Work done by the ventricle to pump blood across it is given by the area under the pressure–volume (P–V) loop during the cardiac cycle. We compare the stroke work between all the four study cases to understand the effect of dyssynchrony and HF on ventricular performance. The volume-averaged pressure is used to generate the P–V loop defined as, where VLV is the ventricular volume and p is the local pressure obtained by solving the Navier–Stokes equations. The pre-load and after-load conditions are estimated from the lumped parameter network used in the previously described electromechanics model to determine the absolute pressure in the ventricle.
In the previous section, we described the methodology that couples an image-based, biophysically detailed, multi-scale electromechanics model of the heart to a high-fidelity hemodynamics model. In this section, we demonstrate the utility of our combined electromechanics-hemodynamics model by investigating the flow dynamics as well as the transport of blood cells in canine LVs under four different physiological conditions, i.e., through the LV in the normal and in the dyssynchronously failing canine hearts, each beating under SR and after LBBB activation.
Diastolic Flow Patterns
We first compare the time-dependent diastolic flow patterns and the vortex structures in the normal and failing LVs to qualitatively examine ventricular efficiency. It has been shown in previous studies that optimal vortex formation during diastole is a characteristic of healthy ventricles (Kilner et al., 2000; Pedrizzetti and Domenichini, 2005; Gharib et al., 2006; Watanabe et al., 2008; Pasipoularides, 2010; Sengupta et al., 2012; Charonko et al., 2013; Chnafa et al., 2014; Seo et al., 2014). The vortex structures at selected time instances during diastole are shown in Figure 6. The colored contours represent the vertical (or longitudinal) velocity component. For the normal hearts, under SR (Figure 6A) or LBBB activation (Figure 6B), a distinct vortex ring is generated at the mitral annulus around t = 0.05 s. The vortex ring is pinched-off from the mitral annulus and propagates through the LV (t = 0.10 s) until it becomes unstable and begins to break down (t = 0.15 s) (Seo et al., 2014) into smaller vortex structures that penetrate past the mid-ventricular level by end-diastole for the normal hearts (t = 0.20–0.25 s). In contrast, the vortex ring that is formed for the failing hearts (Figures 6C,D) is extremely weak as characterized by the volume occupied by the isosurface of the swirl strength; it remains near the mitral inlet during diastole and does not propagate into the bulk of the ventricle throughout the filling phase.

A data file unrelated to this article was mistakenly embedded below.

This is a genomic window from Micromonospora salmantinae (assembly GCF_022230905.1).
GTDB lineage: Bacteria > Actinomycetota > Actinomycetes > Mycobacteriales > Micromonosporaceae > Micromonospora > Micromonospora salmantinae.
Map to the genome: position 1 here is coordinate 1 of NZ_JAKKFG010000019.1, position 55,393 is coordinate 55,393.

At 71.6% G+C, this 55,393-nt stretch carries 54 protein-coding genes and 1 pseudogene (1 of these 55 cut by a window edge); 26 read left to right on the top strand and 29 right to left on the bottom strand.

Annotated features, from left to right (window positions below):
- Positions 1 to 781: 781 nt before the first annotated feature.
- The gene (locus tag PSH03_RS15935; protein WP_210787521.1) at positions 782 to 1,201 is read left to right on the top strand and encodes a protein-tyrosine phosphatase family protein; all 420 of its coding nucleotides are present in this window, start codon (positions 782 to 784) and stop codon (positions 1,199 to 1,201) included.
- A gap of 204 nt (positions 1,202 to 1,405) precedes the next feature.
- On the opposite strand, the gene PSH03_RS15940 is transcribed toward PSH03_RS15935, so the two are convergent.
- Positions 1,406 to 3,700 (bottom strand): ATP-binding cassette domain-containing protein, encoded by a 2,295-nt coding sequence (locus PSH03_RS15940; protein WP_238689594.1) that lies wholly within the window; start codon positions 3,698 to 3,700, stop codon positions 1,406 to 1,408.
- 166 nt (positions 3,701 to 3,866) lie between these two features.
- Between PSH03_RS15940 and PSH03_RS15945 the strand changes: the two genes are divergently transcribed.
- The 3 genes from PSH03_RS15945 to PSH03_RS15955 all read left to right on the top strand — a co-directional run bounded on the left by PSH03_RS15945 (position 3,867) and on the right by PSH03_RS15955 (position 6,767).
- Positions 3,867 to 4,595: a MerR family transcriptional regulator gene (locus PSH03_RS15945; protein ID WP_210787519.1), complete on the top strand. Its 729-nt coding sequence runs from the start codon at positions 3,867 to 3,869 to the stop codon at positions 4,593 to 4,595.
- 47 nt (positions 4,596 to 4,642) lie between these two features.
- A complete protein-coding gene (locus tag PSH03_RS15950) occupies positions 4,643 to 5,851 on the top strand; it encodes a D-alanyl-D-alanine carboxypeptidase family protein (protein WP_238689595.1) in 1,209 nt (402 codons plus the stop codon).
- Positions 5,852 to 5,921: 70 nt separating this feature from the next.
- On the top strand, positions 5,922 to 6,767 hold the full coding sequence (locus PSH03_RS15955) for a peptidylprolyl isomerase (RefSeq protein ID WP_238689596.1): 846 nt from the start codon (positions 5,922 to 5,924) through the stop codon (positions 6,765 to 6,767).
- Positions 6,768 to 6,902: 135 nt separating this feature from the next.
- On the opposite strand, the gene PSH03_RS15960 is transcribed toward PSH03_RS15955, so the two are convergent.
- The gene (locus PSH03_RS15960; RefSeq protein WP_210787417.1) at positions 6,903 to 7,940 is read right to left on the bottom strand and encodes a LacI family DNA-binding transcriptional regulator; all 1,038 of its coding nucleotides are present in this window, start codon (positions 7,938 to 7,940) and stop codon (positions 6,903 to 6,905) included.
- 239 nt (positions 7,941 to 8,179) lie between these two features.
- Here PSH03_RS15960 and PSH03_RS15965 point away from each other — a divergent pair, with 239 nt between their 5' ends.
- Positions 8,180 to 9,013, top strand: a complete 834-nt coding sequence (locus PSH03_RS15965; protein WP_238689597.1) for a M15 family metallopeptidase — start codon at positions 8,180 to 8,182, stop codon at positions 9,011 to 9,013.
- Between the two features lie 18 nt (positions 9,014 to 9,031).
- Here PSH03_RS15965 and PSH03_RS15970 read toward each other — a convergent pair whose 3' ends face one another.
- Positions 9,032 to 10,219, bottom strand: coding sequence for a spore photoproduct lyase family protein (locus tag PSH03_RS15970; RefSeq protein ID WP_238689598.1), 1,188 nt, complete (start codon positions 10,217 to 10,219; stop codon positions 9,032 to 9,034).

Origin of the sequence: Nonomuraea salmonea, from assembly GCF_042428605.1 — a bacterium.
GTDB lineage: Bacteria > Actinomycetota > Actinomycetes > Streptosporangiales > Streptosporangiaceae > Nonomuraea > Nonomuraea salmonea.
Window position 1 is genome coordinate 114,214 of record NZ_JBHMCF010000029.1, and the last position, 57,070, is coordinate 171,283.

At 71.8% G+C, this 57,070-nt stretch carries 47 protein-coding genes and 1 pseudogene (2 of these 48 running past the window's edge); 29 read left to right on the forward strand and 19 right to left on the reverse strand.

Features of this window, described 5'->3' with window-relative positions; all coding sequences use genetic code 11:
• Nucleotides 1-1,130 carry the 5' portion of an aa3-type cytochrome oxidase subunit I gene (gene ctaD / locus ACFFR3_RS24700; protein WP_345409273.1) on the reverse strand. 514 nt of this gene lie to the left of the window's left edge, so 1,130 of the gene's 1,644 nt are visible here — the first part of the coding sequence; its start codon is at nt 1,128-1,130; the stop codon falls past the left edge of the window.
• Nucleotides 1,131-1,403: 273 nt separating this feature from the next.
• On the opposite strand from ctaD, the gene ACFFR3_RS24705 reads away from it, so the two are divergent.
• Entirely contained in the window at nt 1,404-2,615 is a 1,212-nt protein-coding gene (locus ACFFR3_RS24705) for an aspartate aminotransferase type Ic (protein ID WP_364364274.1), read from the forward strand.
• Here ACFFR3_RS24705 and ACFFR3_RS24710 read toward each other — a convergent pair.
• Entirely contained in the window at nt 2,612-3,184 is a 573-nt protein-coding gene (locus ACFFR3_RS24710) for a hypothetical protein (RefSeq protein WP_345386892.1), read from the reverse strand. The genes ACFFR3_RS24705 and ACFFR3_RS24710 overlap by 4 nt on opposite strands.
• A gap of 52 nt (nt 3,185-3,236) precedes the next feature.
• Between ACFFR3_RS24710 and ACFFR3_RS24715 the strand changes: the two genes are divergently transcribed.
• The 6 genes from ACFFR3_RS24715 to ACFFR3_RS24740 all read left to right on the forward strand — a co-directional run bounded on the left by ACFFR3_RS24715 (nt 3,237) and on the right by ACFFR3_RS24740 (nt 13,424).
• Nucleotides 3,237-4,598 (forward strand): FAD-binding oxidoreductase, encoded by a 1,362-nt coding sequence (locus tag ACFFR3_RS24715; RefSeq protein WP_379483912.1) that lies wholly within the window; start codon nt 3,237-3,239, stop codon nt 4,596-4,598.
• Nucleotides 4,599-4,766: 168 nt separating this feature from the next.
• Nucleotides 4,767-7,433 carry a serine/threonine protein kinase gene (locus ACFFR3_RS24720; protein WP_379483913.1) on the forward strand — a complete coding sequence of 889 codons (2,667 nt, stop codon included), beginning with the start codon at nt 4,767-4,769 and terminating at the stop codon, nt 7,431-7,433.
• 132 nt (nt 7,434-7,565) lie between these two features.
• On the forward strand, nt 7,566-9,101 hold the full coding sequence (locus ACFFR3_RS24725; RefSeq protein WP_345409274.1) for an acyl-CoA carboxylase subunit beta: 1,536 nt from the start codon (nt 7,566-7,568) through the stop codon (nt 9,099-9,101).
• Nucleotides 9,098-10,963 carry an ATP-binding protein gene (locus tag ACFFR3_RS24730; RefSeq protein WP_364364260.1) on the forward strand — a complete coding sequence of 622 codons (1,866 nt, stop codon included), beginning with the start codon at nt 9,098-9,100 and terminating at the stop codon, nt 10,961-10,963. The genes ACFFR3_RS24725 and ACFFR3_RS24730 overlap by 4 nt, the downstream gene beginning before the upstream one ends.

Figure 6. Time-evolution of intraventricular vortex structures for the four canine heart models. Vortex structures are identified by the swirl strength criterion (Jeong and Hussain, 1995) and are colored by the vertical velocity component w. (A) Normal heart with SR activation; (B) normal heart with LBBB activation; (C) failing heart with SR activation; (D) failing heart with LBBB activation. SR, sinus rhythm; LBBB, left bundle branch block.
The weak vortex structures in the failing hearts are associated with the low magnitude of mitral inflow velocity, which results from the low ejection fraction. Figure 7 compares the velocity magnitude at the center of the mitral annulus for the four canine hearts considered in the present study. The inflow velocities in the failing hearts are much smaller than those in the normal hearts. The peak inflow velocity for LBBB activation appears a little earlier than that for the sinus activation, both in normal and in failing hearts. The intraventricular flow patterns are also visualized by the velocity vectors on the mid-plane of the ventricle (Figure 8) at t = 0.10 s. Similar to the vortex structures in Figure 6, the velocity field in Figure 8 also reveals weak vortex patterns associated with low blood flow velocity in the failing hearts.
Figure 7. Comparison of inflow velocity magnitude measured at the center of the mitral annulus as a function of time for the four heart models. SR, sinus rhythm; LBBB, left bundle branch block.